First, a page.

Since the Intel Macs came out I've purchase 2 machines in 10 months versus 2 in 5 years in the powerpc days. Buying the latest and selling the prior seems to be a lot more viable now.

    Depending on your personal perception of value, the delta is not significant considering the potential gain some of these upgrades provide. Of course financial wherewithal and tolerance for the minimal disruption any upgrade causes will temper the desirability of regular upgrades.

  13. Squonk macrumors 65816


    Mar 15, 2005
    That hits home with me. Is it worth $500 (or $425 to be precise) today for the 9% performance increase in CPU performance? For me, coming from my PowerBook, I doubt it. But, looking 2-4 years down the road (yes, I will probably be keeping my system that long), will that 9% allow me to keep the system another 6-12 months? Who the heck knows. But, that is how I will be looking at this question in Dec/Jan when I'm ready to spring for a new machine.

    I am tempted to pick up a refurb C2D MPB 2.13 for $1499 and crank up the RAM and the hard drive to a 200/250GB with the money savings.
  14. panzer06 macrumors 68030


    Sep 23, 2006

    Precisely! The longer you plan on keeping the system, the more viable the higher end system becomes. If you are going to flip in the next 6-18 months that extra $$$ may be better spent on the next revision's entry-level.

  15. prady16 macrumors 6502


    Aug 24, 2006
    Right There --->
    Spoil yourself dude! Go for it!
    Silver aluminium looks much better than the glossy white!

    Why not wait for Leopard instead of buying it now?
  16. jdechko macrumors 68040

    Jul 1, 2004
    I agree, though I plan on keeping my next machine for several years longer. My P3m 1.2 with 384MB of RAM still runs and if I were to reinstall the OS and remove a bunch of junk it would still run well. That machine is nearly 5 years old and I see my wife using it for probably another 2-3 years (email, surfing, music and pictures). That means that the total life span is going to be between 7 and 8 years (or 84 and 96 months). Which equates to $4-5 per month for the extra $425. Very reasonable in my opinion. Of course, I'm also trying to use this to justify spending the extra dough on a refurb hi-res 17" because if it has a lifespan of 7-8 more years (which, with 4GB of RAM, it ought to) it would only cost $24-31 per month.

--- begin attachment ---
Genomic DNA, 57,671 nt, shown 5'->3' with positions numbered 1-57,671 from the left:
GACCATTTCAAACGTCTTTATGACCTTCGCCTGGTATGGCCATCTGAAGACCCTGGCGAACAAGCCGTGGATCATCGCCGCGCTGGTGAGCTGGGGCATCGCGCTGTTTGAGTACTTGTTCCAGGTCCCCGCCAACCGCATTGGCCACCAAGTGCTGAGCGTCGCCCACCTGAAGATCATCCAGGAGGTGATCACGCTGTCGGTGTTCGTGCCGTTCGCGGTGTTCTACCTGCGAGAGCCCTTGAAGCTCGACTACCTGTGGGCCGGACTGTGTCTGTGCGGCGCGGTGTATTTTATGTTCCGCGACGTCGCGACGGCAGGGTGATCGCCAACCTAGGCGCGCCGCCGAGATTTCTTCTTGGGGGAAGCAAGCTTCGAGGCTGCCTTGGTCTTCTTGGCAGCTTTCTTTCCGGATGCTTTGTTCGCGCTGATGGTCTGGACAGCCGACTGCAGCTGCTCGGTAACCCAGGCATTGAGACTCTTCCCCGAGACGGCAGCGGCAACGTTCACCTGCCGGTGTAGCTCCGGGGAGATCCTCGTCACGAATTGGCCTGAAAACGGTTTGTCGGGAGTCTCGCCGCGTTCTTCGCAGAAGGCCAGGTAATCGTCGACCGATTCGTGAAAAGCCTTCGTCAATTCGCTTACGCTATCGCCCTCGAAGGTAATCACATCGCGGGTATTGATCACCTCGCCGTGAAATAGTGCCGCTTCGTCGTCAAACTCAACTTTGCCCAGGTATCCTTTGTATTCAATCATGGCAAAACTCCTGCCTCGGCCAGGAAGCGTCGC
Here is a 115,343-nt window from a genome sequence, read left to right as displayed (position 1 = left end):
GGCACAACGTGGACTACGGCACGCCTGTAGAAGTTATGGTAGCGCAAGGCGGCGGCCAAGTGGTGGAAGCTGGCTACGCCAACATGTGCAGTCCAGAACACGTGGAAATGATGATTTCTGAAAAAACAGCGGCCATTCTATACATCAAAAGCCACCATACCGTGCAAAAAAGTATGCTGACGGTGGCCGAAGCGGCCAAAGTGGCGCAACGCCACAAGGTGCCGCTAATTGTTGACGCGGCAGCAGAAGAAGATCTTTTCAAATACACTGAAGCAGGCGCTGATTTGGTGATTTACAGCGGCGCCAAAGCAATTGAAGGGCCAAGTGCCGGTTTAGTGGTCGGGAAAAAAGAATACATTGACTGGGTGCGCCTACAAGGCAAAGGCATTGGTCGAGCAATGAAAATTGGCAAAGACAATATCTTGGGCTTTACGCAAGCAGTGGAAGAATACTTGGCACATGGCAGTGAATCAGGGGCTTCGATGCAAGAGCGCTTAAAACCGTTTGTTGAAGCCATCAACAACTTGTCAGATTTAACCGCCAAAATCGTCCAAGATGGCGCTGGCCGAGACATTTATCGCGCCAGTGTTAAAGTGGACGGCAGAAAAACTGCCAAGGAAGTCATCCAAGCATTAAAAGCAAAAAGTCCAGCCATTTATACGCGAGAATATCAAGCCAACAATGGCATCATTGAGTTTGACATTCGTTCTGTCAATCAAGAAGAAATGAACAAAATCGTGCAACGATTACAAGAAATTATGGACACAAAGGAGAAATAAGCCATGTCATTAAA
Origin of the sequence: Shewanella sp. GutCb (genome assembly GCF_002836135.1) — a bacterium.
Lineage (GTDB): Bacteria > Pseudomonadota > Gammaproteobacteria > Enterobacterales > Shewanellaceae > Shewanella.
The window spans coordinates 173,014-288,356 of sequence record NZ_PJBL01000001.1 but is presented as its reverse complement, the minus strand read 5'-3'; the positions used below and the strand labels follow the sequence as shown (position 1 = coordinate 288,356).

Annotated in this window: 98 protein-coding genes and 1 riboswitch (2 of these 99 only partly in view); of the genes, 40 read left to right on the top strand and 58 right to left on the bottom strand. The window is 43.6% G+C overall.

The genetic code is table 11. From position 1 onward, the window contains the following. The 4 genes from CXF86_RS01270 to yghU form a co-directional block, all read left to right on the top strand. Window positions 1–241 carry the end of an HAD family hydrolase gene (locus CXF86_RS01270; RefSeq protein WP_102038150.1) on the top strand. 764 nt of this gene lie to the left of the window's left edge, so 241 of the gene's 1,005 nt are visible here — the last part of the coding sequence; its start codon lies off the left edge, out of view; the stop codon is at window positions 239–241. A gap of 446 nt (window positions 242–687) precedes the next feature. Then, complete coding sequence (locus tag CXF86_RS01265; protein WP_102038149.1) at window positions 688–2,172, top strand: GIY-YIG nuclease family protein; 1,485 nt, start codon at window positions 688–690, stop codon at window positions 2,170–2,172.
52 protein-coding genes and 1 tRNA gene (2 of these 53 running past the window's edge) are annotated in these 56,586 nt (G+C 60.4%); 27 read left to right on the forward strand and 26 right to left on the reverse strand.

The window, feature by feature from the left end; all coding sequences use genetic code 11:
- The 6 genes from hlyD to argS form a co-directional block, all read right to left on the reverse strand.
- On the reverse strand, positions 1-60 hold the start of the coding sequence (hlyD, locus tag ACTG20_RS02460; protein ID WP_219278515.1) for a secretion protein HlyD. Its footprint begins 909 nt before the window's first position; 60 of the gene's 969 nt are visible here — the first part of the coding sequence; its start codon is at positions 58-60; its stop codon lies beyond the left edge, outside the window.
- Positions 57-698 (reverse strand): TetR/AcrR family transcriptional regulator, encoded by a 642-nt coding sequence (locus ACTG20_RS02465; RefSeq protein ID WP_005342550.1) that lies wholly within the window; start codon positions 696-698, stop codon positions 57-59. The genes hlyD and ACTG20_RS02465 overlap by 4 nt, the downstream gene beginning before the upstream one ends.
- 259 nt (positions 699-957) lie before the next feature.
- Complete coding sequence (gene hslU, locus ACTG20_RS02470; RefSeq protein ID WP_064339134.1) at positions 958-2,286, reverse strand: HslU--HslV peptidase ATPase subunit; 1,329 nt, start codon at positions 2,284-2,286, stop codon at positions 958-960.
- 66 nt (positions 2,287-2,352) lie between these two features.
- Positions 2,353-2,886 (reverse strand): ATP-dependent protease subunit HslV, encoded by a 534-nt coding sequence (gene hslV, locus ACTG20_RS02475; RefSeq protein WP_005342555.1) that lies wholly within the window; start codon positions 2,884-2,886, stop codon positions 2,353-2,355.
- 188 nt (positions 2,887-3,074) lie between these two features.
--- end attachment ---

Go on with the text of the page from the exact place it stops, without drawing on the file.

My point is, if you spread the extra cost out over the total lifetime, it doesn't seem like much. But I agree that if you upgrade less than every 3 years, don't do it unless you have to have the latest and greatest.
  17. Squonk macrumors 65816


    Mar 15, 2005
    Well said! Bravo! :cool:
  18. panzer06 macrumors 68030


    Sep 23, 2006
    Excellent way to justify larger purchases. never works for me because even if I say I'm keeping it for 5 years, I inevitably upgrade in two!

    BTW, Gwinnett Rules! :cool:

  19. Squonk macrumors 65816


    Mar 15, 2005
    What is with all the GA people today? And in the same thread too...
  20. Zwhaler macrumors 604


    Jun 10, 2006
    Ditto. But if I didn't have the need to have the greatest of everything I own, and if I didn't have as much money, I would love a nice 2.2 ghz. It is more than enough, and is a better deal than the 2.4 (coming from a 2.4 owner)
  21. iToaster macrumors 68000


    May 3, 2007
    In front of my MacBook Pro
    2.4 'cause it'll bug the heck out of you wondering what you're missing. Trust me, I got the 2.4, but I'm now scolding myself for not getting a HD 17"... but hey, the thing looked huge next to it...
  22. James L macrumors 6502a

    Apr 14, 2004
    Both are great models... just take the "9% increase only" comments with a large grain of salt.

    Barefeats comparisons are flawed in a way. They predominantly use old game engines, written 2 years ago or more. Of course there is not going to be great differences in the 128MB vs 256MB model on old game engines.... they aren't written to take advantage of that much VRAM. Doom 3 requirements are 64MB of VRAM, with 128MB recommended.

    If you ever get into anything GPU dependent, written recently, you will notice a difference in the two models. This will only get more apparent as time goes on and applications become more demanding. This is not just games. Many apps are increasingly becoming GPU dependent.

    When I buy desktops I buy upgradeable ones. When I buy a laptop I buy as much machine as I can to future proof myself.
  23. OTA macrumors newbie


    Aug 7, 2007
    I hate the midness buying.
    Buy the entry level or save more money and get the 17´´ version.

    Try 17´´ on craigslist, the sealed ones. It worths, for sure.
    Or refurb 17´´ 2.4ghz.

    But DON`T BUY the mid level.
  24. D1G1T4L macrumors 68000


    Jun 26, 2007
    Savannah, GA
    If you game I'm sure it will be worth it to you as gamer.

    Me I don't game and was not worth it for me. The money was better spent on RAM and a larger Hard Drive (still waiting for them to arrive).